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Effect of Water-Cement Ratio on the Compressive Strength of Gravel - Crushed Over Burnt Bricks Concrete.

Effect of Water-Cement Ratio on the Compressive Strength of Gravel - Crushed Over Burnt Bricks Concrete.

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Published by Alexander Decker
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Published by: Alexander Decker on May 02, 2013
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Civil and Environmental Researchwww.iiste.org ISSN 2224-5790 (Paper) ISSN 2225-0514 (Online)Vol.3, No.4, 201374
Effect of Water-Cement Ratio on the Compressive Strength of gravel - crushed over burnt bricks concrete.
 Nyiutsa Samson Apebo
Aondowase John Shiwua
 Ameh Polycarp Agbo
Josephat Chukwugozie Ezeokonkwo
Paul Terkumbur Adeke
 1. Department of Civil Engineering Technology, Benue State Polytechnic, P. M. B. 01, Ugbokolo, Nigeria.2. Department of Civil Engineering, University of Nigeria, Nsukka, Nigeria.3. Department of Civil Engineering, Federal University of Agriculture, P. M. B. 2373, Makurdi, Nigeria.*Email of corresponding author:apebsonfreedom@yahoo.com
The research is financed by Hon. Dr John Aember Tion, State House, Abuja.
The research was conducted to study the effect of water-cement ratio on the compressive strength of gravel-crushedover burnt bricks concrete. Trial mixes were prepared using the crushed over burnt bricks as coarse aggregates only(control), mixture of crushed over burnt bricks and river wash gravel as coarse aggregates and river washed gravel ascoarse aggregates only (control) at water – cement ratios of 0.4, 0.5,0.55 and 0.6. Cubes of concrete were preparedand tested to study the compressive strength in relation to the water-cement ratio. The results indicate that theconcrete having over burnt bricks as aggregates may be termed as medium light weight concrete having a density between 2000-2200 kg/m
and that by reducing the water-cement ratio from 0.6 to 0.4 increases the compressivestrength from by more than 30%. Use of broken over burnt bricks as coarse aggregate for structural concrete isrecommended when natural aggregate is not easily available, high strength of concrete is not required and the bearing capacity of the soil is low.
Key words:
Aggregates, concrete, compressive strength, water-cement ratio, crushed over burnt bricks
Concrete is a versatile engineering material consisting of cementing substance, aggregates, water and oftencontrolled amount of entrained air. It is initially a plastic, workable mixture which can be moulded into a widevariety of shapes when wet. The strength is developed from the hydration due to the reaction between cement andwater. The products, mainly calcium silicate, calcium aluminates and calcium hydroxide are relatively insolublewhich bind the aggregate in a hardened matrix. Concrete is considerably stronger in compression than in tension, for structures required to carry only compressive loads such as massive gravity dams and heavy foundations,reinforcement is not required and the concrete is consequently called plain concrete. When the structure is to besubjected to tensile stresses, steel bars are embedded in the concrete.Since seventy five (75) per cent of concrete is made up of aggregates, its types, quality and general propertiesdetermine the quality of concrete (Neville, 1995, Troxel et al, 1968).At present, the most commonly used coarse aggregates for concrete production in Benue State of Nigeria is theriver washed gravel due mainly to the presence of River Benue and its deposits. But these are not readily available insome local government areas which are not serviced by the river. Thus the cost of transporting gravel to the areasoutside the catchment of the river tends to increase the cost of construction even at relatively cheap labour. Thisnecessitates the use of alternative coarse aggregates which are locally obtained. One of such coarse aggregate iscrushed over burnt bricks obtained from the production of burnt bricks (Maher, 1987).In many countries, the need for locally manufactured building materials can hardly be overemphasized becausethere is an imbalance between the demands for housing and expensive conventional building materials coupled withthe depletion of traditional building materials. To address this situation, attention has been focused on low-costalternative building materials (Agbede and Manasseh, 2008 and Waziri et al, 2011).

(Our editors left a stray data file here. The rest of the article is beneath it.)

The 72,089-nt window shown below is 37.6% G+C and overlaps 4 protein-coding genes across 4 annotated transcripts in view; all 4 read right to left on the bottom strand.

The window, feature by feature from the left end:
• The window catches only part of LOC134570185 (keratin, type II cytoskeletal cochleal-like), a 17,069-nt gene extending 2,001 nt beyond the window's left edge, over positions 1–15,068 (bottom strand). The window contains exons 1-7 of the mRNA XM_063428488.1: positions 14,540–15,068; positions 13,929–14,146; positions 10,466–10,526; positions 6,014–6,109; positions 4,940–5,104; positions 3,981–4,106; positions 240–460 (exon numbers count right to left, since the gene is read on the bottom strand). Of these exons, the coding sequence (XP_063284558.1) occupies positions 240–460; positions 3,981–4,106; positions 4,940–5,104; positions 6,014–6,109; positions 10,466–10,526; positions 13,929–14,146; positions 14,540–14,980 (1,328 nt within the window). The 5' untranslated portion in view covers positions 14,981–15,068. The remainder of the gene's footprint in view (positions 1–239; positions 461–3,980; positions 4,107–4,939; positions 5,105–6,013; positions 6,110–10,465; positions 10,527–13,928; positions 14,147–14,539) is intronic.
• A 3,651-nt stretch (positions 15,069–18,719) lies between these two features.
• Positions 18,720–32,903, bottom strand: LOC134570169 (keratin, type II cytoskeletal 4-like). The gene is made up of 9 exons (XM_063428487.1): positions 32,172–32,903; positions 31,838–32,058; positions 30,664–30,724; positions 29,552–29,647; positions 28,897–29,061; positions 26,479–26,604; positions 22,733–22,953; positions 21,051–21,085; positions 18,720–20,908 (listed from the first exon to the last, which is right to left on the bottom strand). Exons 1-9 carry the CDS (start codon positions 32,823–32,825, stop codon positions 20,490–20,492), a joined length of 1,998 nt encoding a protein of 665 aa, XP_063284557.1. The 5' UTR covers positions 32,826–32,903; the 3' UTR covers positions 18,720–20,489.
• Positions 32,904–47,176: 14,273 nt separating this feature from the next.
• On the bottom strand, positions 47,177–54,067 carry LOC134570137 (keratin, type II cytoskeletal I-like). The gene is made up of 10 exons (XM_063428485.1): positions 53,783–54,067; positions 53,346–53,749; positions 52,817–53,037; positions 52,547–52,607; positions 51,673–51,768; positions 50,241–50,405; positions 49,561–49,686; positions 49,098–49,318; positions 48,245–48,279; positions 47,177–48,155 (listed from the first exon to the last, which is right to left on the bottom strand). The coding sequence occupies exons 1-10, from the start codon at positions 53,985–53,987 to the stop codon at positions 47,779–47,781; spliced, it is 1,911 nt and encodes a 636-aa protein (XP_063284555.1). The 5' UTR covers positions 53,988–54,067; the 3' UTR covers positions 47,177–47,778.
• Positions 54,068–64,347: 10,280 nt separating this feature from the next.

Civil and Environmental Researchwww.iiste.org ISSN 2224-5790 (Paper) ISSN 2225-0514 (Online)Vol.3, No.4, 201375
Rashid et al, (2009) investigated the properties of higher strength concrete made with crushed brick as coarseaggregate and found that higher strength concrete (f 
= 31.0 to 45.5 N/mm
) with brick aggregate is achievablewhose strength is much higher than the parent uncrushed brick implying that the compressive strength of brick aggregate concrete can be increased by decreasing its water-cement ratio.Bricks are a versatile and durable building and construction material, with good load-bearing properties. Variousresearches have been carried out on porosity, permeability and absorption of bricks. Cachim, (2009) have reportedthe properties of concrete which use crushed bricks as natural coarse aggregate partial substitute. Experimentalinvestigation has also been done to achieve higher strength concrete using crushed brick aggregate. It has been foundthat even recycled brick can also be used as coarse aggregate in concrete. Kesegic et al (2008) have showed thatconcrete can be successfully produced by using recycled aggregates that have been produced from demolition andconstruction waste. According to Bhattacharjee et al (2011), the specific gravity and water absorption of over burnt brick is found out to be 1.71 and 6.502 % respectively.